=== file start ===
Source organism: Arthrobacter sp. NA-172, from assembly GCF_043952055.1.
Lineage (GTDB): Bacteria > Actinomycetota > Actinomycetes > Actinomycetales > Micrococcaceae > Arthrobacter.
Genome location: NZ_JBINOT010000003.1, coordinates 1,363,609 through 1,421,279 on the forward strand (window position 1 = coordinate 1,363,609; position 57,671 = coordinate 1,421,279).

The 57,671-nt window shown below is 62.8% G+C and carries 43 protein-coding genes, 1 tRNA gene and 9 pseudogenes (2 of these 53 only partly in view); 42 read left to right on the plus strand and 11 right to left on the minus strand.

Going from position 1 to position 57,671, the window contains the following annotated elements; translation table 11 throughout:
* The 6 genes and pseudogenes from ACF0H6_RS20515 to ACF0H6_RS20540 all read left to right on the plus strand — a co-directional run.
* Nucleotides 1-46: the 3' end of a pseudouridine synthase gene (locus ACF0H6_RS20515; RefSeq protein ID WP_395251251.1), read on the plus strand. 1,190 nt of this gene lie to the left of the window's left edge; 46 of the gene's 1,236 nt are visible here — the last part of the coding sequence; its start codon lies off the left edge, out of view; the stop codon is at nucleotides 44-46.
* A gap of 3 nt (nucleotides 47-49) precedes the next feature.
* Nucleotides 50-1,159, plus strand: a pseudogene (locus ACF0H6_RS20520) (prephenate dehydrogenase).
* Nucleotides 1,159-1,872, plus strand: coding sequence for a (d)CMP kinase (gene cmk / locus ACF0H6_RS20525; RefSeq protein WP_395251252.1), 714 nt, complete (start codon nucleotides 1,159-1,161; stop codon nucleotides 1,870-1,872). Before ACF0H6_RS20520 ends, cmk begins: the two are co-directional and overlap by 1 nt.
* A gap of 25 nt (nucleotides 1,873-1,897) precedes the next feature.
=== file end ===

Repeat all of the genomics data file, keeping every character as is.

Source organism: Arthrobacter sp. NA-172, from assembly GCF_043952055.1.
Lineage (GTDB): Bacteria > Actinomycetota > Actinomycetes > Actinomycetales > Micrococcaceae > Arthrobacter.
Genome location: NZ_JBINOT010000003.1, coordinates 1,363,609 through 1,421,279 on the forward strand (window position 1 = coordinate 1,363,609; position 57,671 = coordinate 1,421,279).

The 57,671-nt window shown below is 62.8% G+C and carries 43 protein-coding genes, 1 tRNA gene and 9 pseudogenes (2 of these 53 only partly in view); 42 read left to right on the plus strand and 11 right to left on the minus strand.

Going from position 1 to position 57,671, the window contains the following annotated elements; translation table 11 throughout:
* The 6 genes and pseudogenes from ACF0H6_RS20515 to ACF0H6_RS20540 all read left to right on the plus strand — a co-directional run.
* Nucleotides 1-46: the 3' end of a pseudouridine synthase gene (locus ACF0H6_RS20515; RefSeq protein ID WP_395251251.1), read on the plus strand. 1,190 nt of this gene lie to the left of the window's left edge; 46 of the gene's 1,236 nt are visible here — the last part of the coding sequence; its start codon lies off the left edge, out of view; the stop codon is at nucleotides 44-46.
* A gap of 3 nt (nucleotides 47-49) precedes the next feature.
* Nucleotides 50-1,159, plus strand: a pseudogene (locus ACF0H6_RS20520) (prephenate dehydrogenase).
* Nucleotides 1,159-1,872, plus strand: coding sequence for a (d)CMP kinase (gene cmk / locus ACF0H6_RS20525; RefSeq protein WP_395251252.1), 714 nt, complete (start codon nucleotides 1,159-1,161; stop codon nucleotides 1,870-1,872). Before ACF0H6_RS20520 ends, cmk begins: the two are co-directional and overlap by 1 nt.
* A gap of 25 nt (nucleotides 1,873-1,897) precedes the next feature.